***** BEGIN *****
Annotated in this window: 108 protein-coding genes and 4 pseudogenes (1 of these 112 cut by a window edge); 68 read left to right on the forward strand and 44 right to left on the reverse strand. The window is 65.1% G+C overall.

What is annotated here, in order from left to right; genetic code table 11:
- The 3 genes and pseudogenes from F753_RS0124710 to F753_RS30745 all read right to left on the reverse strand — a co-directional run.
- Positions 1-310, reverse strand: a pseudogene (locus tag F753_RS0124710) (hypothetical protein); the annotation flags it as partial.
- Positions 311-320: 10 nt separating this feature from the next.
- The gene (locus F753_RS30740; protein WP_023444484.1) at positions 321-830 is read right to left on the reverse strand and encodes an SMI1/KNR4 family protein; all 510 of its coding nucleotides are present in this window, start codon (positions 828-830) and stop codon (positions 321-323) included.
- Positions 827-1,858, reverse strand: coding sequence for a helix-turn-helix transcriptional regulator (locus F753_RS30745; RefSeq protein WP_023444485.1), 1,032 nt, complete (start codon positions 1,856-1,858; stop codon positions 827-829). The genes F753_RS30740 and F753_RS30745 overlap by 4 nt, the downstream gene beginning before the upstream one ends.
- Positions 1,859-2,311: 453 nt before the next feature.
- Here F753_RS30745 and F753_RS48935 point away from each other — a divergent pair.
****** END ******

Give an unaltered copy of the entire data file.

Annotated in this window: 108 protein-coding genes and 4 pseudogenes (1 of these 112 cut by a window edge); 68 read left to right on the forward strand and 44 right to left on the reverse strand. The window is 65.1% G+C overall.

What is annotated here, in order from left to right; genetic code table 11:
- The 3 genes and pseudogenes from F753_RS0124710 to F753_RS30745 all read right to left on the reverse strand — a co-directional run.
- Positions 1-310, reverse strand: a pseudogene (locus tag F753_RS0124710) (hypothetical protein); the annotation flags it as partial.
- Positions 311-320: 10 nt separating this feature from the next.
- The gene (locus F753_RS30740; protein WP_023444484.1) at positions 321-830 is read right to left on the reverse strand and encodes an SMI1/KNR4 family protein; all 510 of its coding nucleotides are present in this window, start codon (positions 828-830) and stop codon (positions 321-323) included.
- Positions 827-1,858, reverse strand: coding sequence for a helix-turn-helix transcriptional regulator (locus F753_RS30745; RefSeq protein WP_023444485.1), 1,032 nt, complete (start codon positions 1,856-1,858; stop codon positions 827-829). The genes F753_RS30740 and F753_RS30745 overlap by 4 nt, the downstream gene beginning before the upstream one ends.
- Positions 1,859-2,311: 453 nt before the next feature.
- Here F753_RS30745 and F753_RS48935 point away from each other — a divergent pair.